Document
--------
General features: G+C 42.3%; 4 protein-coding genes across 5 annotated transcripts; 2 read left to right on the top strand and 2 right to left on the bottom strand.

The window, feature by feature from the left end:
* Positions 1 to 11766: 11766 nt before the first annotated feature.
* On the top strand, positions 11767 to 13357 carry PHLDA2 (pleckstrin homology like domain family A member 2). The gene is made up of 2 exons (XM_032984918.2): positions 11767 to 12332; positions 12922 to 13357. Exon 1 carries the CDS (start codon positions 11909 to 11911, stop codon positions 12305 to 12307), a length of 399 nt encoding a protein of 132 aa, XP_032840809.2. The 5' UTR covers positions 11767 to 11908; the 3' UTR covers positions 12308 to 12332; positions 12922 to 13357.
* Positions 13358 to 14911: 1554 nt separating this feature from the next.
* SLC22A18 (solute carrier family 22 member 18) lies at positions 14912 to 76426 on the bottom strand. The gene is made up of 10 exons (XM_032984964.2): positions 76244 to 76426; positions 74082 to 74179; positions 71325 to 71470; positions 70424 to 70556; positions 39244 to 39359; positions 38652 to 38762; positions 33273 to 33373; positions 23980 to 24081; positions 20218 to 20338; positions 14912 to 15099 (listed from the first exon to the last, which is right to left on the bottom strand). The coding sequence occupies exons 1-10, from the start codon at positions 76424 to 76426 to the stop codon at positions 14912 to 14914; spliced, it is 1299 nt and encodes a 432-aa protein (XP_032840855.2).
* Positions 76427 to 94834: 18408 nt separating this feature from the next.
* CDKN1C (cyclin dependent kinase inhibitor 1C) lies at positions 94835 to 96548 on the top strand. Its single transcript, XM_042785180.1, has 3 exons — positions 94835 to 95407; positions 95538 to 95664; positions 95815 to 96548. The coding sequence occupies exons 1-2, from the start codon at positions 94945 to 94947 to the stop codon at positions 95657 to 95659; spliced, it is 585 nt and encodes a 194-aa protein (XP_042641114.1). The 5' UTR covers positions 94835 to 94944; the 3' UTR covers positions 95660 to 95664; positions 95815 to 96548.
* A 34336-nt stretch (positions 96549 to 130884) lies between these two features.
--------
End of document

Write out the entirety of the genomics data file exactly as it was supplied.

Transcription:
General features: G+C 42.3%; 4 protein-coding genes across 5 annotated transcripts; 2 read left to right on the top strand and 2 right to left on the bottom strand.

The window, feature by feature from the left end:
* Positions 1 to 11766: 11766 nt before the first annotated feature.
* On the top strand, positions 11767 to 13357 carry PHLDA2 (pleckstrin homology like domain family A member 2). The gene is made up of 2 exons (XM_032984918.2): positions 11767 to 12332; positions 12922 to 13357. Exon 1 carries the CDS (start codon positions 11909 to 11911, stop codon positions 12305 to 12307), a length of 399 nt encoding a protein of 132 aa, XP_032840809.2. The 5' UTR covers positions 11767 to 11908; the 3' UTR covers positions 12308 to 12332; positions 12922 to 13357.
* Positions 13358 to 14911: 1554 nt separating this feature from the next.
* SLC22A18 (solute carrier family 22 member 18) lies at positions 14912 to 76426 on the bottom strand. The gene is made up of 10 exons (XM_032984964.2): positions 76244 to 76426; positions 74082 to 74179; positions 71325 to 71470; positions 70424 to 70556; positions 39244 to 39359; positions 38652 to 38762; positions 33273 to 33373; positions 23980 to 24081; positions 20218 to 20338; positions 14912 to 15099 (listed from the first exon to the last, which is right to left on the bottom strand). The coding sequence occupies exons 1-10, from the start codon at positions 76424 to 76426 to the stop codon at positions 14912 to 14914; spliced, it is 1299 nt and encodes a 432-aa protein (XP_032840855.2).
* Positions 76427 to 94834: 18408 nt separating this feature from the next.
* CDKN1C (cyclin dependent kinase inhibitor 1C) lies at positions 94835 to 96548 on the top strand. Its single transcript, XM_042785180.1, has 3 exons — positions 94835 to 95407; positions 95538 to 95664; positions 95815 to 96548. The coding sequence occupies exons 1-2, from the start codon at positions 94945 to 94947 to the stop codon at positions 95657 to 95659; spliced, it is 585 nt and encodes a 194-aa protein (XP_042641114.1). The 5' UTR covers positions 94835 to 94944; the 3' UTR covers positions 95660 to 95664; positions 95815 to 96548.
* A 34336-nt stretch (positions 96549 to 130884) lies between these two features.